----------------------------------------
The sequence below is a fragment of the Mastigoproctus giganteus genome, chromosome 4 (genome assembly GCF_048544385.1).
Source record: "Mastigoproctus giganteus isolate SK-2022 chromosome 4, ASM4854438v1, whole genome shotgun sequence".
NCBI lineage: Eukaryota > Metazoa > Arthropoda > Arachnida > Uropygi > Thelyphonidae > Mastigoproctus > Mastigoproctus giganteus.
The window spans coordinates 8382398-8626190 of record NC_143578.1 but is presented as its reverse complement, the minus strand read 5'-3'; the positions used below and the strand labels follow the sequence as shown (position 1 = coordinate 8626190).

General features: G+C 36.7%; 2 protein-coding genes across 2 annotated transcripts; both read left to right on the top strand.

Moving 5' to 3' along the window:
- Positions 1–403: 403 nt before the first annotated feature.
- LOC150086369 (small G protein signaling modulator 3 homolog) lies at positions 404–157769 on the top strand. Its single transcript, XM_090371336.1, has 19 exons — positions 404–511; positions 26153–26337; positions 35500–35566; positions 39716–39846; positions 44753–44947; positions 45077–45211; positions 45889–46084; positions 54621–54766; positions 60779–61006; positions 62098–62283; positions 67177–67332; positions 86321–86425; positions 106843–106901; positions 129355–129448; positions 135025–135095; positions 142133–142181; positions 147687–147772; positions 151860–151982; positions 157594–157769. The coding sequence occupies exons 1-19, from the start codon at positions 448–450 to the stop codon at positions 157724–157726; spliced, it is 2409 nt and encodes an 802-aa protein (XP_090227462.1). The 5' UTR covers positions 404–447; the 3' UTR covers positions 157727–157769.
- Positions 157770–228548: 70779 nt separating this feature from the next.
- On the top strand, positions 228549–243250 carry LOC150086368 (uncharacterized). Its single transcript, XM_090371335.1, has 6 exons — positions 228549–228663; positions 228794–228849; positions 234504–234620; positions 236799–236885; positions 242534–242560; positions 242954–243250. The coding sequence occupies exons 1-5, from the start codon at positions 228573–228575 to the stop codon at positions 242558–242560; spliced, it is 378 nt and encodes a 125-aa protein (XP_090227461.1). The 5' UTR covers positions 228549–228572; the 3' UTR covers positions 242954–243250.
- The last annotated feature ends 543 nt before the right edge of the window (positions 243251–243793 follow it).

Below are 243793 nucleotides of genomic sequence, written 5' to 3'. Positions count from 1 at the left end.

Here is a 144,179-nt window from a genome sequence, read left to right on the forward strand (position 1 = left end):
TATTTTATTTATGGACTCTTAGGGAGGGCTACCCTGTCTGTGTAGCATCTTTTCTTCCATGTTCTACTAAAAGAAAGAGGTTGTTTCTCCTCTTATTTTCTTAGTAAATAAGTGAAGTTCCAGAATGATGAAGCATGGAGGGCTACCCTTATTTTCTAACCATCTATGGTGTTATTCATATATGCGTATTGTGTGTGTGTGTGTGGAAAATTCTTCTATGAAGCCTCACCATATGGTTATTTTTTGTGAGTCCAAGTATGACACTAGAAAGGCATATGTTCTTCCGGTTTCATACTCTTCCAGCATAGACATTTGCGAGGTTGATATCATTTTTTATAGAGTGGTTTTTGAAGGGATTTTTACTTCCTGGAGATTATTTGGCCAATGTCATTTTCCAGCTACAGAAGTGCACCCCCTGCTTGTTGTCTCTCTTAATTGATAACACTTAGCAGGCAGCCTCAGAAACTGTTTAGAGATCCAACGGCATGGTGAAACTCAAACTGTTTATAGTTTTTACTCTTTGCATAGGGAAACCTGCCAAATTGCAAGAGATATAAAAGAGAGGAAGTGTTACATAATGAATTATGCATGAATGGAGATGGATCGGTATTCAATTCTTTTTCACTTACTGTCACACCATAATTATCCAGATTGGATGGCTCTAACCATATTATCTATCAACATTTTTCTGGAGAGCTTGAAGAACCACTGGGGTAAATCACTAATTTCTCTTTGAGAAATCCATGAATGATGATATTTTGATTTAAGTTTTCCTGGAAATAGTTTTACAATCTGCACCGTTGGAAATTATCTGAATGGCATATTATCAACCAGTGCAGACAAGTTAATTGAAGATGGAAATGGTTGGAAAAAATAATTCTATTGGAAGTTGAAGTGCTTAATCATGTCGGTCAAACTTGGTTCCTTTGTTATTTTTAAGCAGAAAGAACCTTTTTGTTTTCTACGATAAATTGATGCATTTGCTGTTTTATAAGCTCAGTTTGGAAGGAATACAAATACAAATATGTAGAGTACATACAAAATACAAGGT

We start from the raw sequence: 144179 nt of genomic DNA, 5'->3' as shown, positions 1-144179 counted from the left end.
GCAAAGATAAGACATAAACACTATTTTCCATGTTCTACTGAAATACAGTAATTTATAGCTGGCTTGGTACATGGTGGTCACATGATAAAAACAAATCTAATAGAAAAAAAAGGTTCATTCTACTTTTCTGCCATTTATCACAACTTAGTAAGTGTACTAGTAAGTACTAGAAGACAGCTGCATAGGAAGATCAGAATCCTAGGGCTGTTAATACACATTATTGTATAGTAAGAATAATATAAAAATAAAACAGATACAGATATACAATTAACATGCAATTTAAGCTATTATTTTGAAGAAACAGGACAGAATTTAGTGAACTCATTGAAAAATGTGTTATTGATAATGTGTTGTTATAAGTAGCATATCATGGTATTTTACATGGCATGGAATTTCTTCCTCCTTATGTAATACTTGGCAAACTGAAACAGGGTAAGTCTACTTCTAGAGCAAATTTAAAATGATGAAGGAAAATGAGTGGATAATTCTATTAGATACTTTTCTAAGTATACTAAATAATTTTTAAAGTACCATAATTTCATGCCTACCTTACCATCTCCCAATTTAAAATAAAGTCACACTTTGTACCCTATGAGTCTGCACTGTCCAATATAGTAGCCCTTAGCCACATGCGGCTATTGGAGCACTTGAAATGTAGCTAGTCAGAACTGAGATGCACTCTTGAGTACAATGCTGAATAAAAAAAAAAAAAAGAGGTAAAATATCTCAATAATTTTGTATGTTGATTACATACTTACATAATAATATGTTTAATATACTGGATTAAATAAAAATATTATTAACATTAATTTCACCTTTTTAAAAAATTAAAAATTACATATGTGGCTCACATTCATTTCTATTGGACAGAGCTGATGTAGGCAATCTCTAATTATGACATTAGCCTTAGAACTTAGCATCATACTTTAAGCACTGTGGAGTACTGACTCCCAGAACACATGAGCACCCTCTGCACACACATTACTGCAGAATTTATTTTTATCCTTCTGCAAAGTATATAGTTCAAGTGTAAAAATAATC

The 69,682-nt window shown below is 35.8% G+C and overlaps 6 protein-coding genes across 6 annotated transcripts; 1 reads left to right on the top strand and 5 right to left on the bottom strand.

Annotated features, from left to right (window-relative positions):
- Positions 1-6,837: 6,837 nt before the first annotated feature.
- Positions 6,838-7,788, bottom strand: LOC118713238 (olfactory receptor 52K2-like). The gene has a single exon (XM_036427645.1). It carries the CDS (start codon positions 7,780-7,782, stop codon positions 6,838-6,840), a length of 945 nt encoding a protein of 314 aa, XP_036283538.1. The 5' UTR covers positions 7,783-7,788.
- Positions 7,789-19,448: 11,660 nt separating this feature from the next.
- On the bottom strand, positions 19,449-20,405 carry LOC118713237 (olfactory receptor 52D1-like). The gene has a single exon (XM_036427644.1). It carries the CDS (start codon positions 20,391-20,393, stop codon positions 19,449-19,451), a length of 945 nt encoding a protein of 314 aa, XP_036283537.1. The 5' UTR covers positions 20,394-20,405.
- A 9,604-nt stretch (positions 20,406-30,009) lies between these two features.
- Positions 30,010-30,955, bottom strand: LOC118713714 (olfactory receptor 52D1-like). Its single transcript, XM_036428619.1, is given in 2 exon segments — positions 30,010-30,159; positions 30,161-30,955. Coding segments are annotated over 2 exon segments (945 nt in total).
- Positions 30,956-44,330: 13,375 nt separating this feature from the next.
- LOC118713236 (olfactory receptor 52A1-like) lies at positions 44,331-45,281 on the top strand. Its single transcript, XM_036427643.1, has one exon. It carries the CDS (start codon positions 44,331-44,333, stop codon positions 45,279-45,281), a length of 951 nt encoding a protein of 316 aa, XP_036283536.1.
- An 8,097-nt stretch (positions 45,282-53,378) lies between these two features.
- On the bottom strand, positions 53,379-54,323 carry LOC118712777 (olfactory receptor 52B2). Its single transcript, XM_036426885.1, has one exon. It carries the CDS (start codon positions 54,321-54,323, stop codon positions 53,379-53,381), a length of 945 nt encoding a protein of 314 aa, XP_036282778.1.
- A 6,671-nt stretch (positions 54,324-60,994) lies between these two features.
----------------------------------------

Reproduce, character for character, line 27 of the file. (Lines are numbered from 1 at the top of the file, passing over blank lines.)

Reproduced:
- An 8,097-nt stretch (positions 45,282-53,378) lies between these two features.